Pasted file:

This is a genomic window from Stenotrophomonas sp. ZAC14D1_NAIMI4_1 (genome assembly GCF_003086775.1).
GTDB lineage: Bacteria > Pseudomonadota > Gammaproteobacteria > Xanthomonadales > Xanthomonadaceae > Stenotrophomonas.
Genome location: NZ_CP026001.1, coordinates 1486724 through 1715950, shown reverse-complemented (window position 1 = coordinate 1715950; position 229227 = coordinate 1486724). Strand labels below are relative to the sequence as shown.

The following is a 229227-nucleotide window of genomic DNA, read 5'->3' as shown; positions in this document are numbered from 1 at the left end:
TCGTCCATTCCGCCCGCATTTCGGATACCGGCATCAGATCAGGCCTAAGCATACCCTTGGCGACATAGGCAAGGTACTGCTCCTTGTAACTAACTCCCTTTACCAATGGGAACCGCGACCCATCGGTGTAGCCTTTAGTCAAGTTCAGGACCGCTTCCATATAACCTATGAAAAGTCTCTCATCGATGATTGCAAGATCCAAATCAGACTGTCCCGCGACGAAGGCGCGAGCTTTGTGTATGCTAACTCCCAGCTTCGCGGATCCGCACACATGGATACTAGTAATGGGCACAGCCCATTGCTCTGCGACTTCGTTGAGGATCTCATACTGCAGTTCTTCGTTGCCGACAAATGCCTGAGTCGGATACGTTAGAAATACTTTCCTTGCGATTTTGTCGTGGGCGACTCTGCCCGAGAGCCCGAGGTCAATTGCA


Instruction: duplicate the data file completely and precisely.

This is a genomic window from Stenotrophomonas sp. ZAC14D1_NAIMI4_1 (genome assembly GCF_003086775.1).
GTDB lineage: Bacteria > Pseudomonadota > Gammaproteobacteria > Xanthomonadales > Xanthomonadaceae > Stenotrophomonas.
Genome location: NZ_CP026001.1, coordinates 1486724 through 1715950, shown reverse-complemented (window position 1 = coordinate 1715950; position 229227 = coordinate 1486724). Strand labels below are relative to the sequence as shown.

The following is a 229227-nucleotide window of genomic DNA, read 5'->3' as shown; positions in this document are numbered from 1 at the left end:
TCGTCCATTCCGCCCGCATTTCGGATACCGGCATCAGATCAGGCCTAAGCATACCCTTGGCGACATAGGCAAGGTACTGCTCCTTGTAACTAACTCCCTTTACCAATGGGAACCGCGACCCATCGGTGTAGCCTTTAGTCAAGTTCAGGACCGCTTCCATATAACCTATGAAAAGTCTCTCATCGATGATTGCAAGATCCAAATCAGACTGTCCCGCGACGAAGGCGCGAGCTTTGTGTATGCTAACTCCCAGCTTCGCGGATCCGCACACATGGATACTAGTAATGGGCACAGCCCATTGCTCTGCGACTTCGTTGAGGATCTCATACTGCAGTTCTTCGTTGCCGACAAATGCCTGAGTCGGATACGTTAGAAATACTTTCCTTGCGATTTTGTCGTGGGCGACTCTGCCCGAGAGCCCGAGGTCAATTGCA